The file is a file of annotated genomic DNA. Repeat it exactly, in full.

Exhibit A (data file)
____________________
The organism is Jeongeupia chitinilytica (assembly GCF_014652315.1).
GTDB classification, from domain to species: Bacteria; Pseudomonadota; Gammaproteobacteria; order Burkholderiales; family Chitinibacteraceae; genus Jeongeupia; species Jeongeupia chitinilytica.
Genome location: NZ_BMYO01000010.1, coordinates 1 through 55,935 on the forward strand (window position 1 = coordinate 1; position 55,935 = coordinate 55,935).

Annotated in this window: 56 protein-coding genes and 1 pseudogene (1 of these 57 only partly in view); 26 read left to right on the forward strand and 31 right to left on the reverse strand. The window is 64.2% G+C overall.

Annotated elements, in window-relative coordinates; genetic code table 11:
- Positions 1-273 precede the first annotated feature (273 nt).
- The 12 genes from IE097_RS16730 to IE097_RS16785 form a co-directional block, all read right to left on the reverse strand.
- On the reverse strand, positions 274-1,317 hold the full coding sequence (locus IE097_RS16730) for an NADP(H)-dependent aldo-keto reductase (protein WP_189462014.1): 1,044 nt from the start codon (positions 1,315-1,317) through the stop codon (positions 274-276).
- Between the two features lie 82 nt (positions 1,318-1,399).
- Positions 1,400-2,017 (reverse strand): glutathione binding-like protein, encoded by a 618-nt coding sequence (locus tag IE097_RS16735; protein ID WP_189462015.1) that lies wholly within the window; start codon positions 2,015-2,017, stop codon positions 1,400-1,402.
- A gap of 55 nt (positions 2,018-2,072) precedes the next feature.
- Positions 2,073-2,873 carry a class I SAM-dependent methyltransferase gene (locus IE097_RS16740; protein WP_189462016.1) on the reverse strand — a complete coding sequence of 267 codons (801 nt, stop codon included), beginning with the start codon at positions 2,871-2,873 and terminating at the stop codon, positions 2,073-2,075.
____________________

The organism is Jeongeupia chitinilytica (assembly GCF_014652315.1).
GTDB classification, from domain to species: Bacteria; Pseudomonadota; Gammaproteobacteria; order Burkholderiales; family Chitinibacteraceae; genus Jeongeupia; species Jeongeupia chitinilytica.
Genome location: NZ_BMYO01000010.1, coordinates 1 through 55,935 on the forward strand (window position 1 = coordinate 1; position 55,935 = coordinate 55,935).

Annotated in this window: 56 protein-coding genes and 1 pseudogene (1 of these 57 only partly in view); 26 read left to right on the forward strand and 31 right to left on the reverse strand. The window is 64.2% G+C overall.

Annotated elements, in window-relative coordinates; genetic code table 11:
- Positions 1-273 precede the first annotated feature (273 nt).
- The 12 genes from IE097_RS16730 to IE097_RS16785 form a co-directional block, all read right to left on the reverse strand.
- On the reverse strand, positions 274-1,317 hold the full coding sequence (locus IE097_RS16730) for an NADP(H)-dependent aldo-keto reductase (protein WP_189462014.1): 1,044 nt from the start codon (positions 1,315-1,317) through the stop codon (positions 274-276).
- Between the two features lie 82 nt (positions 1,318-1,399).
- Positions 1,400-2,017 (reverse strand): glutathione binding-like protein, encoded by a 618-nt coding sequence (locus tag IE097_RS16735; protein ID WP_189462015.1) that lies wholly within the window; start codon positions 2,015-2,017, stop codon positions 1,400-1,402.
- A gap of 55 nt (positions 2,018-2,072) precedes the next feature.
- Positions 2,073-2,873 carry a class I SAM-dependent methyltransferase gene (locus IE097_RS16740; protein WP_189462016.1) on the reverse strand — a complete coding sequence of 267 codons (801 nt, stop codon included), beginning with the start codon at positions 2,871-2,873 and terminating at the stop codon, positions 2,073-2,075.